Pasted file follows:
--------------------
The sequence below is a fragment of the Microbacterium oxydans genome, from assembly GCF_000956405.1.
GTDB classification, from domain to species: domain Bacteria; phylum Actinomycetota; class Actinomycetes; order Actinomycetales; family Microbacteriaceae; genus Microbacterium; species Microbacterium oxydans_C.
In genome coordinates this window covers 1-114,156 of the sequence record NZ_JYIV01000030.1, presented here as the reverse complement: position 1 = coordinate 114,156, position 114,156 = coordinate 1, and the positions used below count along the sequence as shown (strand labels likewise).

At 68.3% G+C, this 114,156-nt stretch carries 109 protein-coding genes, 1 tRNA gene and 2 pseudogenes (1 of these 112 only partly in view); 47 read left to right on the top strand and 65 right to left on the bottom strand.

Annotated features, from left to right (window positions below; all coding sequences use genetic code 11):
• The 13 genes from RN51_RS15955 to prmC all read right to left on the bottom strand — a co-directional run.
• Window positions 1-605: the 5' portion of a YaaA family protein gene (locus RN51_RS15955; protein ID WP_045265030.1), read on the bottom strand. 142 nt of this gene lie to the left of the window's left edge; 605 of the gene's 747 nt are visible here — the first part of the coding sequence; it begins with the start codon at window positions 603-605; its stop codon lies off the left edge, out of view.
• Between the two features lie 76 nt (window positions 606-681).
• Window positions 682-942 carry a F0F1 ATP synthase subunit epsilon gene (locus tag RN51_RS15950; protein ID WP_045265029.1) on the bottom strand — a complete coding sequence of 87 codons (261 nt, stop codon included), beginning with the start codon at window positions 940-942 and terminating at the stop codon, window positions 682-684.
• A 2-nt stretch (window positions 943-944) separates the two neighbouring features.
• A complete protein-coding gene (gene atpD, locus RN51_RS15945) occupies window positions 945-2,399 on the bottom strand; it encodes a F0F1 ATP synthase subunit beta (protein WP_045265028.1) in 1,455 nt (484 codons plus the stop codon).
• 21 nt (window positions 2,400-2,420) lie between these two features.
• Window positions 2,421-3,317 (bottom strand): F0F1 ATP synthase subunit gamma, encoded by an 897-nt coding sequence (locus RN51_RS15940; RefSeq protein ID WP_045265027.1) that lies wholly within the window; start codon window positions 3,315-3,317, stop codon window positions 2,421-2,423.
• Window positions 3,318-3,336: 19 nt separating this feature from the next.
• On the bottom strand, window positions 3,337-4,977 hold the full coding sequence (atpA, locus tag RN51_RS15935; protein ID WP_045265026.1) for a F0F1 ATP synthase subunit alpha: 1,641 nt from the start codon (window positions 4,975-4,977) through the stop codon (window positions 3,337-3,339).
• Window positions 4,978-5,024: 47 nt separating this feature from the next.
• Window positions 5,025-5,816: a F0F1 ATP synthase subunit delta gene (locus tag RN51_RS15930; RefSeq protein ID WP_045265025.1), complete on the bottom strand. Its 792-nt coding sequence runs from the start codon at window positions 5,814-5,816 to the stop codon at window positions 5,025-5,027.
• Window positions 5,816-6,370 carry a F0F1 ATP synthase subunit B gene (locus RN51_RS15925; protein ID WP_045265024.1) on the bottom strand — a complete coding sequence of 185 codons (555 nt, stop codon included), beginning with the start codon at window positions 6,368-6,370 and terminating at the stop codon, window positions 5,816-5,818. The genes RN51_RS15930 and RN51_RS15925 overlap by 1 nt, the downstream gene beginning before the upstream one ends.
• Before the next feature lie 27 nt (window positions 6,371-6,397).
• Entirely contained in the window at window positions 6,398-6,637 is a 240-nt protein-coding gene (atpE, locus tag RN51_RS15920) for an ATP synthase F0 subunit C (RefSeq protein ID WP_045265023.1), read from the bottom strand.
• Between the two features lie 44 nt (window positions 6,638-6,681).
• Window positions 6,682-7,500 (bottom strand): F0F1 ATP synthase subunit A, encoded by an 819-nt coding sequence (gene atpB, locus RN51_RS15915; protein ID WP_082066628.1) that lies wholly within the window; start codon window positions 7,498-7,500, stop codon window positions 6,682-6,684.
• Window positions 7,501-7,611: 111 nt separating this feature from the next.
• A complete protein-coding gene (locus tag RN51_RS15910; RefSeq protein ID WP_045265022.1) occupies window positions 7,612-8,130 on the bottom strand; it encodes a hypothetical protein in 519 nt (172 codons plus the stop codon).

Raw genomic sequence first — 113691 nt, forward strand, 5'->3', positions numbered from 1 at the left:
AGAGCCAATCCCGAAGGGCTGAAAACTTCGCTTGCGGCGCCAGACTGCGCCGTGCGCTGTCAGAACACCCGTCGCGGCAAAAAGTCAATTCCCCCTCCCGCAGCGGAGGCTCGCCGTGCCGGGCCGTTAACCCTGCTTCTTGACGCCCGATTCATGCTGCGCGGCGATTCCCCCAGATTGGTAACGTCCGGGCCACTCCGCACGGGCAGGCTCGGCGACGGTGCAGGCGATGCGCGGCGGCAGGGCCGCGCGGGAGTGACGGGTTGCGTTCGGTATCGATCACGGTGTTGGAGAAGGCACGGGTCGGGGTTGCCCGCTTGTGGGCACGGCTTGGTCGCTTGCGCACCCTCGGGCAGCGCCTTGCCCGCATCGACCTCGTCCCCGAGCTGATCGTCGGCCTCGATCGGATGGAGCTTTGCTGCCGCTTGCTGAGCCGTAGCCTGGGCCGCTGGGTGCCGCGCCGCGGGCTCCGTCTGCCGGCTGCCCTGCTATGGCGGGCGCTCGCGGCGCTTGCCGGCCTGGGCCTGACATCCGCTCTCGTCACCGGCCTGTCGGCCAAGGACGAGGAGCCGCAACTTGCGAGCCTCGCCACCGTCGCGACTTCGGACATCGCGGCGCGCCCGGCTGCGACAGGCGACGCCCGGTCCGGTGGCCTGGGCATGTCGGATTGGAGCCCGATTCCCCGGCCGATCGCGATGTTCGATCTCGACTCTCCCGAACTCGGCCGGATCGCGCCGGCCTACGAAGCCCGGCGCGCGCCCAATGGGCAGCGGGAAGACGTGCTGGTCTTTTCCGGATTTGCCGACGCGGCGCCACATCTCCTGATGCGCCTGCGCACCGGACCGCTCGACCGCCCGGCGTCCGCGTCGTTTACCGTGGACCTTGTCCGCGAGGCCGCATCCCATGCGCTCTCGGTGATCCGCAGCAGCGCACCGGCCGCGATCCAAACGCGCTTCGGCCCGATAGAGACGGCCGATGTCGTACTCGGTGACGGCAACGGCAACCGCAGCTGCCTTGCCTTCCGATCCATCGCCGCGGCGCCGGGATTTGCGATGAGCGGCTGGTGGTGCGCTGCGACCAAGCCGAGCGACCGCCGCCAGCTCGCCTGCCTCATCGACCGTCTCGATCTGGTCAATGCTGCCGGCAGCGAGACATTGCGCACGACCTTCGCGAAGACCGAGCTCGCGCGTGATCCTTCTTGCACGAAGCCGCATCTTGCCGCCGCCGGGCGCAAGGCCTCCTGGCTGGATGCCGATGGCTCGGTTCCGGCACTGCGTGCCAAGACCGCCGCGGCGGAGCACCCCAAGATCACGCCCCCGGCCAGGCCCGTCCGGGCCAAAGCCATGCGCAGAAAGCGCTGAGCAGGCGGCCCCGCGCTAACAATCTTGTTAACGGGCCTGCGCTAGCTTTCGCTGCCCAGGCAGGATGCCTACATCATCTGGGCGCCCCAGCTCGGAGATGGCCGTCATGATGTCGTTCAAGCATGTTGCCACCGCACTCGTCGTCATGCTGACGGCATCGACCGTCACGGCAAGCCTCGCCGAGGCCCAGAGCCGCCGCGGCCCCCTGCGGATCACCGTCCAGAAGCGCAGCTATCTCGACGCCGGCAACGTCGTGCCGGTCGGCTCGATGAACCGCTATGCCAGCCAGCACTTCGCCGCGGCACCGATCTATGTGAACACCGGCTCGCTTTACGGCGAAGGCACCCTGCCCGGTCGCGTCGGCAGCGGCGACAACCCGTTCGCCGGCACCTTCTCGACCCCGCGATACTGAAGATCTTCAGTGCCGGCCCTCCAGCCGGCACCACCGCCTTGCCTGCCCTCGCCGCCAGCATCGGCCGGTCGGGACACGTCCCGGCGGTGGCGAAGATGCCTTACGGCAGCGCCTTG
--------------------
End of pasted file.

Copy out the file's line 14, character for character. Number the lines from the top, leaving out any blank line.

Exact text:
• Window positions 3,318-3,336: 19 nt separating this feature from the next.